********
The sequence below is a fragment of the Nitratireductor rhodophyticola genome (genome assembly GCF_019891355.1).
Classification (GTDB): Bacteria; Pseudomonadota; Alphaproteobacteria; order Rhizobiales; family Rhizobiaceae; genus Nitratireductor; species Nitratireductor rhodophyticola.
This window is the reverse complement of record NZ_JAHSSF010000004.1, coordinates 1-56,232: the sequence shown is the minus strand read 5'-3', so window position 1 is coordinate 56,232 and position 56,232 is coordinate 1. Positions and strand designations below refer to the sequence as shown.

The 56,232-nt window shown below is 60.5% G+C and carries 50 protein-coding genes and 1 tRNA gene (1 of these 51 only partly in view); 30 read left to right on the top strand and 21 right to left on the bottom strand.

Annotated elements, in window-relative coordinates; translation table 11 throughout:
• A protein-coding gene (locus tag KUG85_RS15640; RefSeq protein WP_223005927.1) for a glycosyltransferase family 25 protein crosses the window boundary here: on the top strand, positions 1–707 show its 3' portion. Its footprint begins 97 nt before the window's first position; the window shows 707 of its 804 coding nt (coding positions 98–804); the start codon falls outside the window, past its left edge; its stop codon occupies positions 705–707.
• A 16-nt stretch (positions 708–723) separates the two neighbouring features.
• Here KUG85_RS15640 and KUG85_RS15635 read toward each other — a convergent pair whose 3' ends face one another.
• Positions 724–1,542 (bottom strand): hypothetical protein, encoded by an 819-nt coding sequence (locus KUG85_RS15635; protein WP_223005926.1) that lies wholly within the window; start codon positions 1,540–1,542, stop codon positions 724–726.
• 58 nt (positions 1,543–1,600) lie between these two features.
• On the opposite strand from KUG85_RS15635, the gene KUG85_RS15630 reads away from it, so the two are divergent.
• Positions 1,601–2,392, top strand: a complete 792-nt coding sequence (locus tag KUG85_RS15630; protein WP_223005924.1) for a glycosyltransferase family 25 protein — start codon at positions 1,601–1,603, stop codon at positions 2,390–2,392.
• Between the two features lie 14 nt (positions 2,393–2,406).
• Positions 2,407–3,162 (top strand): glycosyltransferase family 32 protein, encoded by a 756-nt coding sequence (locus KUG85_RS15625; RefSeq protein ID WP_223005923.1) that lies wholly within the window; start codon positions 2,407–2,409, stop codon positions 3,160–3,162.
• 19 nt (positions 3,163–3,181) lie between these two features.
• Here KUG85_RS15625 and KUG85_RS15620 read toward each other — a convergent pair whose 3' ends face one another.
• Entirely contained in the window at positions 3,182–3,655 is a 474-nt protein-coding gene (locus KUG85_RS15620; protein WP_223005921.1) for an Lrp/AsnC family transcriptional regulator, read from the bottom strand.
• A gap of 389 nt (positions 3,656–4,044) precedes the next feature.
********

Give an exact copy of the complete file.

The sequence below is a fragment of the Nitratireductor rhodophyticola genome (genome assembly GCF_019891355.1).
Classification (GTDB): Bacteria; Pseudomonadota; Alphaproteobacteria; order Rhizobiales; family Rhizobiaceae; genus Nitratireductor; species Nitratireductor rhodophyticola.
This window is the reverse complement of record NZ_JAHSSF010000004.1, coordinates 1-56,232: the sequence shown is the minus strand read 5'-3', so window position 1 is coordinate 56,232 and position 56,232 is coordinate 1. Positions and strand designations below refer to the sequence as shown.

The 56,232-nt window shown below is 60.5% G+C and carries 50 protein-coding genes and 1 tRNA gene (1 of these 51 only partly in view); 30 read left to right on the top strand and 21 right to left on the bottom strand.

Annotated elements, in window-relative coordinates; translation table 11 throughout:
• A protein-coding gene (locus tag KUG85_RS15640; RefSeq protein WP_223005927.1) for a glycosyltransferase family 25 protein crosses the window boundary here: on the top strand, positions 1–707 show its 3' portion. Its footprint begins 97 nt before the window's first position; the window shows 707 of its 804 coding nt (coding positions 98–804); the start codon falls outside the window, past its left edge; its stop codon occupies positions 705–707.
• A 16-nt stretch (positions 708–723) separates the two neighbouring features.
• Here KUG85_RS15640 and KUG85_RS15635 read toward each other — a convergent pair whose 3' ends face one another.
• Positions 724–1,542 (bottom strand): hypothetical protein, encoded by an 819-nt coding sequence (locus KUG85_RS15635; protein WP_223005926.1) that lies wholly within the window; start codon positions 1,540–1,542, stop codon positions 724–726.
• 58 nt (positions 1,543–1,600) lie between these two features.
• On the opposite strand from KUG85_RS15635, the gene KUG85_RS15630 reads away from it, so the two are divergent.
• Positions 1,601–2,392, top strand: a complete 792-nt coding sequence (locus tag KUG85_RS15630; protein WP_223005924.1) for a glycosyltransferase family 25 protein — start codon at positions 1,601–1,603, stop codon at positions 2,390–2,392.
• Between the two features lie 14 nt (positions 2,393–2,406).
• Positions 2,407–3,162 (top strand): glycosyltransferase family 32 protein, encoded by a 756-nt coding sequence (locus KUG85_RS15625; RefSeq protein ID WP_223005923.1) that lies wholly within the window; start codon positions 2,407–2,409, stop codon positions 3,160–3,162.
• 19 nt (positions 3,163–3,181) lie between these two features.
• Here KUG85_RS15625 and KUG85_RS15620 read toward each other — a convergent pair whose 3' ends face one another.
• Entirely contained in the window at positions 3,182–3,655 is a 474-nt protein-coding gene (locus KUG85_RS15620; protein WP_223005921.1) for an Lrp/AsnC family transcriptional regulator, read from the bottom strand.
• A gap of 389 nt (positions 3,656–4,044) precedes the next feature.